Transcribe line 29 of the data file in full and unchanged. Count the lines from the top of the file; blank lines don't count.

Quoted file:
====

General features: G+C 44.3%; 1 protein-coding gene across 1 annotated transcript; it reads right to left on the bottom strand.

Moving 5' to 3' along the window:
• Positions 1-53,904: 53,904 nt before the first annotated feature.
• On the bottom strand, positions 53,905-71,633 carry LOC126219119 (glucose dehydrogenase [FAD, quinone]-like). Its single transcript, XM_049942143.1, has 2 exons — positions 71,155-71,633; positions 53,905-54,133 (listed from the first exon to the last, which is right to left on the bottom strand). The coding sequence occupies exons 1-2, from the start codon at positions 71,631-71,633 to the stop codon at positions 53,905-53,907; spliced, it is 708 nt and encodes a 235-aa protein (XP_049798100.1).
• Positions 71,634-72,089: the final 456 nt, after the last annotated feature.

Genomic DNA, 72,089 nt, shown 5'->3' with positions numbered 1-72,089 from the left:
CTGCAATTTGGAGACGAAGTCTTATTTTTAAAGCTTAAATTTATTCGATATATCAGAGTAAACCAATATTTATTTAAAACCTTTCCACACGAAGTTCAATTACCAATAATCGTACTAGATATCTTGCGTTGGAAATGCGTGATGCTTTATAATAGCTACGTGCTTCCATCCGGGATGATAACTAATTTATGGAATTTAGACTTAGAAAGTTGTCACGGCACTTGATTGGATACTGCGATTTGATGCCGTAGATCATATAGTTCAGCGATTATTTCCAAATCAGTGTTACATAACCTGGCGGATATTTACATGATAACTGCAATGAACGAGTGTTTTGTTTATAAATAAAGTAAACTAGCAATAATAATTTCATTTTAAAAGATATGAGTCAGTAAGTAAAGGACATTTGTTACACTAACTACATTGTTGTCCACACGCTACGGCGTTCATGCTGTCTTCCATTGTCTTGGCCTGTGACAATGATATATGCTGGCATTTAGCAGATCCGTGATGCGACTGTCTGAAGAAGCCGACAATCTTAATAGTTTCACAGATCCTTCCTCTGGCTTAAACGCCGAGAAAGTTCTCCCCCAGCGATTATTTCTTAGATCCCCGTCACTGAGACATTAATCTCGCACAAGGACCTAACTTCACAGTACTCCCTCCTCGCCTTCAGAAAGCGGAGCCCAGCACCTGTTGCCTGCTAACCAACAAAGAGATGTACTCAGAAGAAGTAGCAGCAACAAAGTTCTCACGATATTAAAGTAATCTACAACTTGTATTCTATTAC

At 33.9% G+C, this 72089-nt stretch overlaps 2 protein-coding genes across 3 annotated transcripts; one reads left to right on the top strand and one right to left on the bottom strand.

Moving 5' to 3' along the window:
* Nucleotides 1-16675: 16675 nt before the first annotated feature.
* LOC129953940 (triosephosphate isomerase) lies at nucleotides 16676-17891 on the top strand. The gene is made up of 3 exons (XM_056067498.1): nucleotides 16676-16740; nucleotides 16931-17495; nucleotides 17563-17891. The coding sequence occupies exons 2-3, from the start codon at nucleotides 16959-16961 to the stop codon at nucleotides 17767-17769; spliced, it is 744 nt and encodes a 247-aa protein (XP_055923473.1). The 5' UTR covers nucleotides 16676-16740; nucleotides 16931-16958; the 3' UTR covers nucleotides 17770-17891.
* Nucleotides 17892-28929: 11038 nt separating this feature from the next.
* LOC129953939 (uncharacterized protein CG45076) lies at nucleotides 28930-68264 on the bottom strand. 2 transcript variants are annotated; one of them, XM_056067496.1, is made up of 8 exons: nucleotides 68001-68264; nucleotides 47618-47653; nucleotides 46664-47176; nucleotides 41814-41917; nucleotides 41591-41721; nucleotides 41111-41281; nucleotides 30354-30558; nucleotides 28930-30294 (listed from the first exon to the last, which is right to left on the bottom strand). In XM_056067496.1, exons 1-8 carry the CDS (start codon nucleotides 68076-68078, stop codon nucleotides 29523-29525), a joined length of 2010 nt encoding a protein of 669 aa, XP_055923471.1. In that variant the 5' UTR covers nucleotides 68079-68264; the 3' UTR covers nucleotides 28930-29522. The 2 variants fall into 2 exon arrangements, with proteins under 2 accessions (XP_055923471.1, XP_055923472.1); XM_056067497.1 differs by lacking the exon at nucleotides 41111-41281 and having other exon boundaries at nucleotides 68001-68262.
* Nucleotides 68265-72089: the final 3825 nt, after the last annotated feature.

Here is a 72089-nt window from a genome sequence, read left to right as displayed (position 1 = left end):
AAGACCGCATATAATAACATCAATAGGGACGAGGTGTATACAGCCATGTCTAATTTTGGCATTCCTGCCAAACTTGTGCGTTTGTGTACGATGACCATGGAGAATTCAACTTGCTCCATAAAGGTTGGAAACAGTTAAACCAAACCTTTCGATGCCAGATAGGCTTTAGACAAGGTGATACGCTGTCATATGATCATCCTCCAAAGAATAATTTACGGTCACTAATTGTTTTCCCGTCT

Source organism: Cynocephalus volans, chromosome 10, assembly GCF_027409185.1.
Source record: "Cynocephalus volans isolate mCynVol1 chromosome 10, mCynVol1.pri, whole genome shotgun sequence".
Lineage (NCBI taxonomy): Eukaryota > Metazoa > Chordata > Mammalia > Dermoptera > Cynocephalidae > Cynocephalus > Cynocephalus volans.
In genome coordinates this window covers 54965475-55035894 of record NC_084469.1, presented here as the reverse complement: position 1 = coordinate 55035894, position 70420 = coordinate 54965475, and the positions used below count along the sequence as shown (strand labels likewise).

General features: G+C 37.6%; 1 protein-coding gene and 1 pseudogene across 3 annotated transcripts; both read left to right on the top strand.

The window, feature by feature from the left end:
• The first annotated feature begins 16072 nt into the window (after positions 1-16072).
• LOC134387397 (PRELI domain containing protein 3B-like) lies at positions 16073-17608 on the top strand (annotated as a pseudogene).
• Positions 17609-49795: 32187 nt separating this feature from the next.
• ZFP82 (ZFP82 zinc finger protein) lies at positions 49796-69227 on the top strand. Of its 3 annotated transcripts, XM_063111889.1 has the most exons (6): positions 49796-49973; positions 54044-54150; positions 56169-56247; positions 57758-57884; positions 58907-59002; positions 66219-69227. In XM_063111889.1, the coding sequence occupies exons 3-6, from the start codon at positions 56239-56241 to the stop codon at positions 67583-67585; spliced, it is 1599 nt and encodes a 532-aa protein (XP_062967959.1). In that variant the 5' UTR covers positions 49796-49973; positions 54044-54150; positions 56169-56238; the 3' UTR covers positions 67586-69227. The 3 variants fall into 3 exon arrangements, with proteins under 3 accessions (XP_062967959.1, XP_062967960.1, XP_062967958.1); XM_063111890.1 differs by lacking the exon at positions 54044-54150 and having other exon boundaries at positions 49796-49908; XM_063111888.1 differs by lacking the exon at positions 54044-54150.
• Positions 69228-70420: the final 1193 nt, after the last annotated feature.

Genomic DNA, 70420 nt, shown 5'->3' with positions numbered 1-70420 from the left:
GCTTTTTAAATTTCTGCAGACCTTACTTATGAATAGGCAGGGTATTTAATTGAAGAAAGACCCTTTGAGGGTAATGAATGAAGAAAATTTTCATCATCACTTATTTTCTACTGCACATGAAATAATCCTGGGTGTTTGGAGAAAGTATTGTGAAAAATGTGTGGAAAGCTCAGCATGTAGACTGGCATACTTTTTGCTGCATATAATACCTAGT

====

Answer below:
GCTTTTTAAATTTCTGCAGACCTTACTTATGAATAGGCAGGGTATTTAATTGAAGAAAGACCCTTTGAGGGTAATGAATGAAGAAAATTTTCATCATCACTTATTTTCTACTGCACATGAAATAATCCTGGGTGTTTGGAGAAAGTATTGTGAAAAATGTGTGGAAAGCTCAGCATGTAGACTGGCATACTTTTTGCTGCATATAATACCTAGT